The DAT Incoterm or “Delivered at Terminal” replaces the now outdated DES Incoterm (Delivery at Ship) and DEQ Incoterm (Delivered at Quay) rules, which appeared in the previous Incoterms edition, Incoterms 2000.
The DAT Incoterm states that the seller must deliver the goods to a cargo terminal when dealing with an ocean freight shipment and/or at a hub for air or ground transportation. This means that the DAT Incoterm can be used for all modes of transportation.
In other words, DAT requires the seller to place the goods that have been unloaded from the vessel but not yet gone through customs clearance at the destination country’s terminal, port, or airport.
Under the DAT Incoterm, the seller is responsible for all costs and risks up to the unloading of goods at the terminal. This means that the buyer will be responsible for processing the clearance of the goods, all duties, taxes and any other charges that may be added at this stage.
Whether you are a buyer or seller, we recommend you to always get cargo insurance to cover your responsibilities.
When doing so, make sure that your insurance terms and conditions are clearly listed in your sales contract.
Do not confuse the DAT Incoterm with the DAP Incoterm, which are very similar. The main difference between the two Incoterms lie in its delivery location.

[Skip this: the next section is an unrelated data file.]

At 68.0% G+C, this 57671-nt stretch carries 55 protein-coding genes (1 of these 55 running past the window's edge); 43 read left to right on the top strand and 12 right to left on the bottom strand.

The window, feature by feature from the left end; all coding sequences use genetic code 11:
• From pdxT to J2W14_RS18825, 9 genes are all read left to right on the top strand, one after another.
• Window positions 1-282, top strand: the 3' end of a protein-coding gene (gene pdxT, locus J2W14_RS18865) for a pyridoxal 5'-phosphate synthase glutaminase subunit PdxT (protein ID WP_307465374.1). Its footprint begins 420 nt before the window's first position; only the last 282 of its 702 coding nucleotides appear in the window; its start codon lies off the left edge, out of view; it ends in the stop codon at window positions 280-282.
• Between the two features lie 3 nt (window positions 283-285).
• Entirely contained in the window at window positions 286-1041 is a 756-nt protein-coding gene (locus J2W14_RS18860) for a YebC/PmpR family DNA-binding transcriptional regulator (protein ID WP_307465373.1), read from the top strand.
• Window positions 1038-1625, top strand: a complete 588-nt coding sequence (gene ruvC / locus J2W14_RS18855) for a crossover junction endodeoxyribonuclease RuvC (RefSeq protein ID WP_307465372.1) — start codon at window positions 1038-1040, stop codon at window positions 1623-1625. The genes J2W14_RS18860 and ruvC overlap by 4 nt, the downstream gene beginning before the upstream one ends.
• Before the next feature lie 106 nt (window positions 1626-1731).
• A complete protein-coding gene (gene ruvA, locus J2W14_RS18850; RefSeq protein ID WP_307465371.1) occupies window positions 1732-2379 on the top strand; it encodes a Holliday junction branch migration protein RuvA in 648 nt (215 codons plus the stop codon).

Under the DAT Incoterm, delivery at destination must take place at a terminal, such as a quay, warehouse, container yard, or road, rail, or air cargo terminal, depending on the mode of transportation.
In contrast, under the DAP Incoterm, delivery at destination can be anywhere within the destination country, even beyond the terminal. That said, as an importer, when working under DAT, you will be responsible for unloading the goods at the terminal of the destination country.
But when importing under DAP, unloading will take place at the agreed-upon location at destination.
If you’re still unclear on the differences between the DAP Incoterm and the DAT Incoterm, do get in touch. Our imports and exports agents can advice you on which Incoterm best suits your shipping needs.
"The problem with these costs is that they’re often impossible to predict and are thus hardly ever considered when analyzing and comparing ocean freight rates"
Klaus Lydsal, vice president of operations at iContainers